United Lisbon International School

How technology engages students and boost skills

How are we preparing our kids for the current and future world of technology at United Lisbon?  Our Education Technology Specialist, Kyriakos Koursaris, talks about how educational transformation through the integration of new technologies is one of the core pillars for promoting active learning at United Lisbon International School

Educational transformation through the integration of new technologies is one of the core pillars for promoting active learning at United Lisbon International School. However, computers, interactive panels, and specialized software are only tools. To truly reap the benefits of this transformation, we recognize that students today learn differently than generations before them. Rather than replacing the curriculum, technology enhances it, leading to deeper student engagement and boosting important skills like creativity and collaboration that students will need in tomorrow’s workforce.

We look at the use of technology not just for the transmission and consumption of information, but also as a connector and amplifier for deep learning. Deep learning, as defined by a recent paper published by NPDL (New Pedagogies for Deep Learning) and Microsoft, is the “process of acquiring the six Global Competencies: character, citizenship, collaboration, communication, creativity, and critical thinking”. These competencies, “describe the skills and attributes needed for learners to flourish as citizens of the world and encompass compassion, empathy, socio-emotional learning, entrepreneurialism, and related skills for functioning in a complex universe.”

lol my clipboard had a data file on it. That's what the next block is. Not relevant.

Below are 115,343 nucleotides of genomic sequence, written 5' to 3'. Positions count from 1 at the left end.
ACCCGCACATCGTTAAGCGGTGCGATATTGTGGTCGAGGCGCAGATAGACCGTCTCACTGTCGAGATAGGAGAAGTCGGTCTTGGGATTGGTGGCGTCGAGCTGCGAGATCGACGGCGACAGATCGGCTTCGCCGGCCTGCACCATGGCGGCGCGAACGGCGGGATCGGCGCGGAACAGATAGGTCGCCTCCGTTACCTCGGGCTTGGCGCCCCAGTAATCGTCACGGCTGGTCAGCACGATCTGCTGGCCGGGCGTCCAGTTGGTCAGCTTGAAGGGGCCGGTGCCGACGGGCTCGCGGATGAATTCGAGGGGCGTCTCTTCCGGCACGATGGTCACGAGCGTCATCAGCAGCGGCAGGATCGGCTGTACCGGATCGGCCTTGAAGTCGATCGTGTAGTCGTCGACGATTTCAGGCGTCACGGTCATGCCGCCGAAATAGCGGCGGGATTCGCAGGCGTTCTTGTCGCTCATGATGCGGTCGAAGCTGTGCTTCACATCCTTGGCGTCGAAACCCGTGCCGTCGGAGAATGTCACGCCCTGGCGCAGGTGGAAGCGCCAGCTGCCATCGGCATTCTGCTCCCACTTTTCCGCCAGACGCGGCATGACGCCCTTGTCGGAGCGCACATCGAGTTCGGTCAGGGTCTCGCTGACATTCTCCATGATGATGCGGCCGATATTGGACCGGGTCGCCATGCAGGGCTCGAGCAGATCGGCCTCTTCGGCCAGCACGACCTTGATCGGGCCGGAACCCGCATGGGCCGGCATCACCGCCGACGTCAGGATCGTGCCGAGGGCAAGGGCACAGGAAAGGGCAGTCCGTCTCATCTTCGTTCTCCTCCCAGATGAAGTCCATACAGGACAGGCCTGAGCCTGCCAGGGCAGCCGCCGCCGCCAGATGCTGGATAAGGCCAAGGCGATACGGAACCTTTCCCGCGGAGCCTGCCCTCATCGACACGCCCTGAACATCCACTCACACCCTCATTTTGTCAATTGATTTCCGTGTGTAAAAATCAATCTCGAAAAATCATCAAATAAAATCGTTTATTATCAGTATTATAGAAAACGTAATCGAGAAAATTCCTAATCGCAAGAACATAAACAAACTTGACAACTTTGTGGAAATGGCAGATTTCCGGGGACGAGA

In order to achieve this as efficiently and productively as possible, ICT is not treated as an independent subject that must occupy a single, weekly slot in the school’s calendar, but is integrated across all subjects, curriculums, and learning areas of the school community. In this way, ICT can improve the quality of teaching and learning, focusing not on the technology itself but on the skills and competencies of the 21st century that both teachers and students must develop in order to thrive in a world of constant change and progress.
By successfully interweaving ICT into the curriculum, we aim to provide a rich context for learners to communicate, co-operate, and think critically, calculate, and solve problems, applicable across all subject areas and educational environments.

ICT integrated into the curriculum can be transformative in several ways, and the kinds of learning activities that promote higher-order thinking skills, which make use of all sorts of software and online project-based resources are, in turn, demanding that we all re-think traditional pedagogies. All of this is having a deep impact on our understanding of the curriculum, in terms of what a curriculum is, who develops it and how it is executed, communicated and enhanced, and in what ways ICT can help students develop more critical responses to the information they access.

The impact of the pandemic, the continuing advances in digital technology, and the demand for student-centered learning have combined to present a unique opportunity to transform education across whole systems. This powerful shift to a learner-centered system will be amplified by technology and driven by education that is steeped in purpose and meaning.
As Barbara Holzapfel, General Manager for Microsoft Education summarizes it: “As we look to the next school year and beyond, system leaders, educators, faculty, students, and families will apply what they’ve learned throughout the process, and work together to plan and shape the future of education.”